And there were two critical meetings, one in April and one in July between President Obama and President Medvedev, where they framed the conversation on START and agreed to go forward. We have deployed our teams to Geneva, big teams of people with lots of experience. But at the same time, there was a lot of distrust that we had to deal with. So you are right. It was a difficult circumstance.
In the end, in November, the president decided wisely to not just have a treaty at expiration, but to get the best treaty. So we decided to work through the early part of this year. There were a number of issues that were fundamentally important to getting right. In the end, as there always are, there are policy issues and political issues that need to be worked. We had four or five of those at the end that were very important to get worked. President Obama and President Medvedev were involved very significantly and so was Secretary Clinton, Jim Jones, Adm. Mullen, a number of people were deployed.
And in the end, I believe that we have not only a treaty that works both for the relationship in a very longstanding way, creates the kind of transparency. It helps us live up to our article six NPT obligations in a very visible way, which is important because the president has made the nonproliferation treaty a central pillar of his nonproliferation strategy and disarmament strategy. And it also gives us a good partner on a number of issues, including things like Iran and other issues, where size does matter.
So I think that there are a lot of pieces to this. But I think in the end, it was a success not only to get this kind of treaty that I think is bipartisan ratifiable, but also because it helps us with a relationship that is fundamentally important.
MR. KEMPE: Quick, quick follow up and a quick answer to this because I know this one, you could go on for another hour. The American inspectors pulling out of Votkinsk. Are you satisfied that what you have got to fill in from that? I know some people aren’t. Are you satisfied that you have got what you want for inspections? And why did the Russians care that much about changing that?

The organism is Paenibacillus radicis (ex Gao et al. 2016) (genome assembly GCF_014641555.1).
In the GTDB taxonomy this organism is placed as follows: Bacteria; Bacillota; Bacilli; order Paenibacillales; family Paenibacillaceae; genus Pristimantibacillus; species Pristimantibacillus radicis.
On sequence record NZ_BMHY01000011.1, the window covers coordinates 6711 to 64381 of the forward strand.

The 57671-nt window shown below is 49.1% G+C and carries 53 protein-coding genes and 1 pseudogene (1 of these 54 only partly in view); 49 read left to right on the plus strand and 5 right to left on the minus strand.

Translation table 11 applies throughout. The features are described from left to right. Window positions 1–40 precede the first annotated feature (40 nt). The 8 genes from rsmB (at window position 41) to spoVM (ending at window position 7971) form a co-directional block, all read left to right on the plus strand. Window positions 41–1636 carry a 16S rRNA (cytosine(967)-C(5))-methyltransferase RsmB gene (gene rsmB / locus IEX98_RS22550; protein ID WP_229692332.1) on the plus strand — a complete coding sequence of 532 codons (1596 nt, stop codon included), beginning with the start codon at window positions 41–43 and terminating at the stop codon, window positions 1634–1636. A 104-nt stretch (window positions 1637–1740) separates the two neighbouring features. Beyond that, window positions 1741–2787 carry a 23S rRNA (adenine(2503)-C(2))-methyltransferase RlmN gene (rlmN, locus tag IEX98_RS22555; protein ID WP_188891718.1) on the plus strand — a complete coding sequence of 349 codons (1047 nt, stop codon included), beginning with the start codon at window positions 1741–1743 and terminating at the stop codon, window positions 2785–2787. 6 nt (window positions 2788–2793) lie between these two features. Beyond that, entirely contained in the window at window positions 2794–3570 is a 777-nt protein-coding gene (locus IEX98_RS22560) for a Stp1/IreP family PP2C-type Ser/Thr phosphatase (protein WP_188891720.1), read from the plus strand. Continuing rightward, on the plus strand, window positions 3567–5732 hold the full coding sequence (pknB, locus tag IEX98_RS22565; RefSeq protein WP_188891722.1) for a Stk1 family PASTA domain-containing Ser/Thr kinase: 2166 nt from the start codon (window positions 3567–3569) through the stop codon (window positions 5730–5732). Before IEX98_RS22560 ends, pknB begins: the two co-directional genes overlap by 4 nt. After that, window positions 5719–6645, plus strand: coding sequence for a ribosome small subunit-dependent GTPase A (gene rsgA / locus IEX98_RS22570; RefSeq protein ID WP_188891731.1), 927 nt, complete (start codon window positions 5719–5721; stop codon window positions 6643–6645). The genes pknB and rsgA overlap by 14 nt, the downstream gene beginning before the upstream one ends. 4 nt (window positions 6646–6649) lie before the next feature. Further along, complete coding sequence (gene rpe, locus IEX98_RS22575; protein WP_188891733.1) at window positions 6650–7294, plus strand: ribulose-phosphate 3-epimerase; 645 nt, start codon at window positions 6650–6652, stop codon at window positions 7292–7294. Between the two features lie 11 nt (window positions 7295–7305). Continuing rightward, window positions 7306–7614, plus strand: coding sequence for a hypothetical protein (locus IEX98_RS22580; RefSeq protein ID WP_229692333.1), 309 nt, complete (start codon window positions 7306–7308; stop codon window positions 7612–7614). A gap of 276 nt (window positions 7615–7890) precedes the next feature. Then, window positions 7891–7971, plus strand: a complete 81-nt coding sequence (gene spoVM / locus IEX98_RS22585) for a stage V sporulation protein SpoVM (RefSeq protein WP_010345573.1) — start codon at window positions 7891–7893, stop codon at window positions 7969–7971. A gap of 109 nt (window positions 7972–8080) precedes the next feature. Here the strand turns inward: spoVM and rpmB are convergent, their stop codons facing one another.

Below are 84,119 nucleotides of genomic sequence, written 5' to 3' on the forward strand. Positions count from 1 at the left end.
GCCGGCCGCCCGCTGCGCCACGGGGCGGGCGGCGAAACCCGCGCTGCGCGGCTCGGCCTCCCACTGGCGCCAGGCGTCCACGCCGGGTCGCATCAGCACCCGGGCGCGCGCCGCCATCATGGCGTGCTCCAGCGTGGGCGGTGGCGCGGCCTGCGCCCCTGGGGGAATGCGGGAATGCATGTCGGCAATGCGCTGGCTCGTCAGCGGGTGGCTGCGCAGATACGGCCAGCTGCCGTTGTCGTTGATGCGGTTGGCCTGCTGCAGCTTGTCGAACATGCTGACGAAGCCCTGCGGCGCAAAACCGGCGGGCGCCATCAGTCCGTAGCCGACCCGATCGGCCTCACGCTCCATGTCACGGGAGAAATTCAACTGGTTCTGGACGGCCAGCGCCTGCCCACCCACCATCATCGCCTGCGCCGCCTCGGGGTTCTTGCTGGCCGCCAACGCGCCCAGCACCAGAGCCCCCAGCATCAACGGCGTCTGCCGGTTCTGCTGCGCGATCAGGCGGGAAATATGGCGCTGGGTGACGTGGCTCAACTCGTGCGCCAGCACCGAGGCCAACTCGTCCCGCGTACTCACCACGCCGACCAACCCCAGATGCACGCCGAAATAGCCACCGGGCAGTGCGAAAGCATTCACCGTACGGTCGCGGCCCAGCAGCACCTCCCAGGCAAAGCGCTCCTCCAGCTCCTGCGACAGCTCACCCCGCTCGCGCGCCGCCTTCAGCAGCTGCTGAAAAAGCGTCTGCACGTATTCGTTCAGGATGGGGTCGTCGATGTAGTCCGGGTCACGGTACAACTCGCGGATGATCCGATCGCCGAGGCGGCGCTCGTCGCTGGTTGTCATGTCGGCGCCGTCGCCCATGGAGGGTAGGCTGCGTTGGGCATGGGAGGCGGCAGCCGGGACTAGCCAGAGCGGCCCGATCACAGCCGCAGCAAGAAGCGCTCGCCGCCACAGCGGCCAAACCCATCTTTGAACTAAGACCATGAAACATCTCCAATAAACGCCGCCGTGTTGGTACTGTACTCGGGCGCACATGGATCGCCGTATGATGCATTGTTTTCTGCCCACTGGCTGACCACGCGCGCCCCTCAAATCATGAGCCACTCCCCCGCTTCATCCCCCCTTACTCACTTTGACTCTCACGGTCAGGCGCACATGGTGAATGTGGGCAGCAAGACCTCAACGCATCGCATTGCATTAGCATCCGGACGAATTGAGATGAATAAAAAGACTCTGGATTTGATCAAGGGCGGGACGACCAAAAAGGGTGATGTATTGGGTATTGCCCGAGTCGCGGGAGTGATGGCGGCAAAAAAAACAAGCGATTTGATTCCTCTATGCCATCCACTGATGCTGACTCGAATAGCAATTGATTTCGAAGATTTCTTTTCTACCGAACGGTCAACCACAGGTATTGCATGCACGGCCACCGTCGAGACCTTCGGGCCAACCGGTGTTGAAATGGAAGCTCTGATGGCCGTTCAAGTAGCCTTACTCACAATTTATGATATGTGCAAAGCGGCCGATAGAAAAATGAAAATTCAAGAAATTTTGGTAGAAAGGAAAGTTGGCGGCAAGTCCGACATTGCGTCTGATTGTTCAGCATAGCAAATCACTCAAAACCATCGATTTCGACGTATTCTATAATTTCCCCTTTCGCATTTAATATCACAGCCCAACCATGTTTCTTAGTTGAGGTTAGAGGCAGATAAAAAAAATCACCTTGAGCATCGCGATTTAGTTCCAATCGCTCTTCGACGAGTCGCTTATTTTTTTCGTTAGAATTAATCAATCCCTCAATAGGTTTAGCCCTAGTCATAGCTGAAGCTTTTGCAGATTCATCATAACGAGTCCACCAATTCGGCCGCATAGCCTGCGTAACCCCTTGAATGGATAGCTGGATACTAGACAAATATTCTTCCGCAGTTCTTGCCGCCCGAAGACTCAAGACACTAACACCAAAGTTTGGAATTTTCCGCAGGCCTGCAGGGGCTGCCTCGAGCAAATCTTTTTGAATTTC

MS. TAUSCHER: Well, I will let the Russians speak for themselves on why they cared. But the fact that they did is a fundamental part of a negotiation. And what you have to have is a verification package that matches the treaty. And we have that. We have a treaty that – keep in mind that this is a treaty that is a hybrid between the START treaty and what was then called the Moscow Treaty or SORT. And so we wanted the elements of both of those treaties. We wanted a very good disarmament treaty with a good verification package.
But at the same time, you know, this is modest in a sense of the kinds of reductions. But it is huge in the relationship and it is huge in the visibility and the optics that we put forward in the fact that we can put this treaty together as quickly as we did. START took a number of years to get done. This treaty took less than a year to get done.
So I think it speaks to the fact that everything is right sized. It is right sized for the size of the reductions and the verification is 21st century verification. And it also builds a lot of transparency.
MR. KEMPE: And Gen. Scowcroft, you can certainly answer the first question I posed to Secretary Tauscher. But the question of the reset, is the relationship reset? What are you seeing in other aspects that would either answer that yes, no or I am not sure?
LT. GEN. SCOWCROFT: Well, it is a big button. We are pushing on it. And I think we are seeing results now. But we started from a very, very difficult position. The relationship was scratchy to say the least. And there was a lot of hostility built up. And I think that what has happened in these negotiations is that hostility is gradually working its way out. And I think this treaty, you know, detractors will say, well, it isn’t anything. And some will say, well, it is too much.
But to me, it is a necessary step to go from START I and SORT, which were very different kinds of treaties, and mold them so that we can proceed on the whole architecture of arms control, which started in the Johnson administration. How do we do arms control? And it started out the first thing we have to do is freeze the forces so we don’t have things just going up willy nilly. Freeze them. Then look at the structure of the two forces. How can we compare them? How do they balance? And then when we agree, we stop the increase. We agree how to count things, how to compare the forces. Then we can get to how can we reduce them in a way, which increases their stability and reduces the incentive to a conflict and a crisis?